J: If the beginnings of the Rwandan tragedy were to occur now today, would the situation be very different because of the creation of new offices, or would we be in a similar situation because certain key governments still hold the key power?
D: There are arguments on both sides. There are people who believe that, because it is an issue of political will and we still have difficulty on this question of intervention and sovereignty, that people who believe that it could still happen. I personally believe that, not only because of this office and the concept of R2P, but also because we have had a much broader response by governments, now and as a result of the initiative by a number of governments and the GCR2P, we now have what they call focal points in different countries and they are working on networking to be able to exchange info and ideas, strategies. We still have the controversy, but I think that in any situation today, if anything near what happened in Rwanda begins to emerge, there will be a response, the response might be controversial, and there might be disagreements on how best to respond, but the world is not going to go the way they did in Rwanda.
J: A recent UN commissioned report has defined certain people and groups who could be investigated for War Crimes in Syria. Do you think this is a useful mechanism of deterrence or is it just another symptom of not being able to intervene in any practical way to stop the killing of civilians?
D: It can be very much debated, but my personal view is that this is focussing on punitive actions, which means you are accusing people that are alleged to have already committed crimes, but it’s not preventive. It often becomes a dilemma of whether you should aim at punitive action, or if you should aim at mobilising them to help find a solution. If you can create a credible expectation that those who get involved in heinous crimes will be held accountable, it could deter, possibly, people who might be inclined to commit those crimes. But like all threats, they can only be effective if they are credible. If we begin to see people who are indicted moving around, going about their jobs, getting elected, getting seen by the world, then, we discredit this criminal justice system.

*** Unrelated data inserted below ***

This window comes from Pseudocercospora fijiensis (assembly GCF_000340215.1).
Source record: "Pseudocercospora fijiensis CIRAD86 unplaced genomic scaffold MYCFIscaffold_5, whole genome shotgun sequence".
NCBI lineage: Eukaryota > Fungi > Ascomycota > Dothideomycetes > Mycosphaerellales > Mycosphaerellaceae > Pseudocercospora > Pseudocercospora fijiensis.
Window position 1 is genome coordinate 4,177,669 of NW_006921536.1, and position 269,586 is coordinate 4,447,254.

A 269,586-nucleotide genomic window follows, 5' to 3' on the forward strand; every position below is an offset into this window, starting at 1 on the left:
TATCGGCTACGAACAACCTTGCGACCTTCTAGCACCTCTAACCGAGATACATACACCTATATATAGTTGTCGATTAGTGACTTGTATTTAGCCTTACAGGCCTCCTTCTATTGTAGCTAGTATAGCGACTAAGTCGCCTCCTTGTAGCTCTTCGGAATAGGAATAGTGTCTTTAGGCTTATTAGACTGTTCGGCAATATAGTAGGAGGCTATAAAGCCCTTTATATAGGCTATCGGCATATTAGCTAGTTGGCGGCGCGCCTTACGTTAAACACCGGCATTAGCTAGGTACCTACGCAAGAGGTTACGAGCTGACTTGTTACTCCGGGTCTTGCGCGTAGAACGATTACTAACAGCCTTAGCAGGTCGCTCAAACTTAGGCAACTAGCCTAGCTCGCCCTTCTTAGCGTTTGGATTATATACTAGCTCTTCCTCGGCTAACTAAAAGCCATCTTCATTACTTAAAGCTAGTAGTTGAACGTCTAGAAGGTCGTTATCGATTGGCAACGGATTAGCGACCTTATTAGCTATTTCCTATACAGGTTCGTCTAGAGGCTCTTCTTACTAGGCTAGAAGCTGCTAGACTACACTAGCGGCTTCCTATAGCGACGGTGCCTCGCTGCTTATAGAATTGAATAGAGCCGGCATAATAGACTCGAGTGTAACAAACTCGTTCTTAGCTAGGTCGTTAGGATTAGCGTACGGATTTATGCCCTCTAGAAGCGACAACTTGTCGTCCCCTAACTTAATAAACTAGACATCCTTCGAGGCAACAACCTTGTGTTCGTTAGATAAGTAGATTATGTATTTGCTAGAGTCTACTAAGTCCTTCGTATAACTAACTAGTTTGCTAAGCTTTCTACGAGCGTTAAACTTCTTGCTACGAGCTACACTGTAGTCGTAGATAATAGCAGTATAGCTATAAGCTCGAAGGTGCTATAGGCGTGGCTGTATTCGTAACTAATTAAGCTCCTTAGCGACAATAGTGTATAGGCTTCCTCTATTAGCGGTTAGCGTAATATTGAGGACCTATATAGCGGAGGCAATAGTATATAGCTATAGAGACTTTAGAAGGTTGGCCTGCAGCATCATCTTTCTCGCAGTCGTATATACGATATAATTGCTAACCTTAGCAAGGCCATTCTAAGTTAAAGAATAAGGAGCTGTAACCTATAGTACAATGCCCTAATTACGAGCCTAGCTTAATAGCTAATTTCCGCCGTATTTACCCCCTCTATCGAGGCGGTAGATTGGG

J: What is your great success to date, or what would you most have liked to have accomplished by the end of your tenure?
D: I had to define the problem in a way that would make me feel that I could do something about it. If I define the problem as one of how we grossly mismanage our diversity, and see the challenge as a constructive management of diversity, then I can begin to discuss, with authority, with governments, on how to promote equality, respectful rights, as a means of promoting a sense of unity, a sense of common purpose.
Added to that, is to say that I see sovereignty, not as a barricade against external involvement, but as a concept of state responsibility for its people, and if it needs support, if it needs to build capacity with external support, then our task is to support. The reaction I have received, that is what I have found to be most gratifying, and that is what I would like to leave behind as a basis the help guide the next person on this sensitive issue.
J: Mr Deng, thank you very much for your time.
D: It’s a great pleasure, thank you for coming along.